Suetonia C. Palmer, MBChB; David O. McGregor, PhD; Petra Macaskill, PhD; Jonathan C. Craig, PhD; Grahame J. Elder, PhD; Giovanni F.M. Strippoli, MD, MPH(Hons), MM
Palmer SC, McGregor DO, Macaskill P, Craig JC, Elder GJ, Strippoli GF. Meta-analysis: Vitamin D Compounds in Chronic Kidney Disease. Ann Intern Med. 2007;147:840-853. doi: 10.7326/0003-4819-147-12-200712180-00004
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Published: Ann Intern Med. 2007;147(12):840-853.
Vitamin D compounds are widely used to prevent and treat secondary hyperparathyroidism.
To determine whether vitamin D therapy improves biochemical markers of mineral metabolism and cardiovascular and mortality outcomes in chronic kidney disease.
MEDLINE (January 1966 to July 2007), EMBASE (January 1980 to July 2007), and Cochrane databases were searched without language restriction.
Randomized, controlled trials of vitamin D compounds in chronic kidney disease were identified.
Two authors independently extracted data.
Seventy-six trials were identified for inclusion; 3667 participants were enrolled. Vitamin D compounds did not reduce the risk for death, bone pain, vascular calcification, or parathyroidectomy. Compared with placebo, established vitamin D sterols were associated with an increased risk for hypercalcemia (relative risk, 2.37 [95% CI, 1.16 to 4.85]) and hyperphosphatemia (relative risk, 1.77 [CI, 1.15 to 2.74]) but did not show a consistent reduction in parathyroid hormone (PTH) levels. Compared with placebo, more recently developed vitamin D analogues were associated with hypercalcemia (relative risk, 5.15 [CI, 1.06 to 24.97]) but not hyperphosphatemia, and levels of PTH were reduced (weighted mean difference, âˆ’10.77 pmol/L [CI, âˆ’20.51 to âˆ’1.03 pmol/L]). For suppression of PTH, intravenous administration was superior to oral vitamin D, but higher intravenous doses were used.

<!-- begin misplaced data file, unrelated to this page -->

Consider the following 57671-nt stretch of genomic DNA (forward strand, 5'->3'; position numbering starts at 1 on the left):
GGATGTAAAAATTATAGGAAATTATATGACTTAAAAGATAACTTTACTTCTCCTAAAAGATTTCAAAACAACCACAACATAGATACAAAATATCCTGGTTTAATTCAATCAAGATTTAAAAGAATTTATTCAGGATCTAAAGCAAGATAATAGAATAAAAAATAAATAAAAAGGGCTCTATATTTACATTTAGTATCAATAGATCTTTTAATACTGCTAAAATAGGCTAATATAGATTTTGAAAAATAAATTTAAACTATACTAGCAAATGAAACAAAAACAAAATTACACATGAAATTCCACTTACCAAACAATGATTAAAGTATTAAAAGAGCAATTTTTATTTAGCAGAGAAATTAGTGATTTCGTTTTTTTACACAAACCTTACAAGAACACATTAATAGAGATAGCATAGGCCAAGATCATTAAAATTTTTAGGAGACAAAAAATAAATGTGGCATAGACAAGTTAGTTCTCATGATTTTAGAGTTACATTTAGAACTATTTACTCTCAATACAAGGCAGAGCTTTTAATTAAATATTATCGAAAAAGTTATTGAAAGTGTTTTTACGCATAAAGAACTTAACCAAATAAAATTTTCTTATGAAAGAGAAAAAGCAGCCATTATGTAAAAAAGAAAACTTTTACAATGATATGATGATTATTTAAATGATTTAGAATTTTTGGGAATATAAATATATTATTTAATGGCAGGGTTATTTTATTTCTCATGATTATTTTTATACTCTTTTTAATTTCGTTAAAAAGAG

Few studies reported patient-level outcomes, including mortality (8 of 76 trials), and only 5 trials directly compared the effects of treatment with newer vitamin D compounds versus established ones. Heterogeneity in some comparisons remained unexplained by metaregression analyses.
Vitamin D compounds do not consistently reduce PTH levels, and beneficial effects on patient-level outcomes are unproven. The value of vitamin D treatment for people with chronic kidney disease remains uncertain.
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Endocrine and Metabolism, Nephrology, Chronic Kidney Disease, Fluid and Electrolyte Disorders.
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Print ISSN: 0003-4819 | Online ISSN: 1539-3704
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